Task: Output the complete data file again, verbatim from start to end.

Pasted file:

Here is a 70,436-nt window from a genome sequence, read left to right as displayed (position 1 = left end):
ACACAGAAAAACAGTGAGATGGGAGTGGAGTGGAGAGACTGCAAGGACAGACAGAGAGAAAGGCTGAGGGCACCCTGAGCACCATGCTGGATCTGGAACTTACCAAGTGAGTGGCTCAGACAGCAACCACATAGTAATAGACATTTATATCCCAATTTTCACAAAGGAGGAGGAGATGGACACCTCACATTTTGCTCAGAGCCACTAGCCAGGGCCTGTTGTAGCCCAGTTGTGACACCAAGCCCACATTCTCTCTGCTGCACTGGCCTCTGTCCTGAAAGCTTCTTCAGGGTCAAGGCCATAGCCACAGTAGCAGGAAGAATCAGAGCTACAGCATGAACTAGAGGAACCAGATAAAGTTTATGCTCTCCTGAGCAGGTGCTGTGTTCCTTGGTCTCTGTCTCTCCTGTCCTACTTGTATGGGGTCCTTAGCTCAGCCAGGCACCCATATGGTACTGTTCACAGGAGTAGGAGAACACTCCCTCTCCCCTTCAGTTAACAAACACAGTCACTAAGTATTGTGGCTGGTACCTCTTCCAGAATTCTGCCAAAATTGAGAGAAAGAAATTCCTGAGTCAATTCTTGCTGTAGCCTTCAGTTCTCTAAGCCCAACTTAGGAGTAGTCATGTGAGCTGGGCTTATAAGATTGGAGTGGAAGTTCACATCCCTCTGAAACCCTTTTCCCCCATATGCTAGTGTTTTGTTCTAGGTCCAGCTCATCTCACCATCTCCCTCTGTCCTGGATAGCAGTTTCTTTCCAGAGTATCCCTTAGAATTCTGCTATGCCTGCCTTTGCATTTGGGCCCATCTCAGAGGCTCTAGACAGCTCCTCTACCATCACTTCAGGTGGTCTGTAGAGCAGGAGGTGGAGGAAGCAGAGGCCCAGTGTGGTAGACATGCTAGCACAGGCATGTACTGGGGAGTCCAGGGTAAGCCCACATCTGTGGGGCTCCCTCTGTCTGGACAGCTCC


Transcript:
Here is a 70,436-nt window from a genome sequence, read left to right as displayed (position 1 = left end):
ACACAGAAAAACAGTGAGATGGGAGTGGAGTGGAGAGACTGCAAGGACAGACAGAGAGAAAGGCTGAGGGCACCCTGAGCACCATGCTGGATCTGGAACTTACCAAGTGAGTGGCTCAGACAGCAACCACATAGTAATAGACATTTATATCCCAATTTTCACAAAGGAGGAGGAGATGGACACCTCACATTTTGCTCAGAGCCACTAGCCAGGGCCTGTTGTAGCCCAGTTGTGACACCAAGCCCACATTCTCTCTGCTGCACTGGCCTCTGTCCTGAAAGCTTCTTCAGGGTCAAGGCCATAGCCACAGTAGCAGGAAGAATCAGAGCTACAGCATGAACTAGAGGAACCAGATAAAGTTTATGCTCTCCTGAGCAGGTGCTGTGTTCCTTGGTCTCTGTCTCTCCTGTCCTACTTGTATGGGGTCCTTAGCTCAGCCAGGCACCCATATGGTACTGTTCACAGGAGTAGGAGAACACTCCCTCTCCCCTTCAGTTAACAAACACAGTCACTAAGTATTGTGGCTGGTACCTCTTCCAGAATTCTGCCAAAATTGAGAGAAAGAAATTCCTGAGTCAATTCTTGCTGTAGCCTTCAGTTCTCTAAGCCCAACTTAGGAGTAGTCATGTGAGCTGGGCTTATAAGATTGGAGTGGAAGTTCACATCCCTCTGAAACCCTTTTCCCCCATATGCTAGTGTTTTGTTCTAGGTCCAGCTCATCTCACCATCTCCCTCTGTCCTGGATAGCAGTTTCTTTCCAGAGTATCCCTTAGAATTCTGCTATGCCTGCCTTTGCATTTGGGCCCATCTCAGAGGCTCTAGACAGCTCCTCTACCATCACTTCAGGTGGTCTGTAGAGCAGGAGGTGGAGGAAGCAGAGGCCCAGTGTGGTAGACATGCTAGCACAGGCATGTACTGGGGAGTCCAGGGTAAGCCCACATCTGTGGGGCTCCCTCTGTCTGGACAGCTCC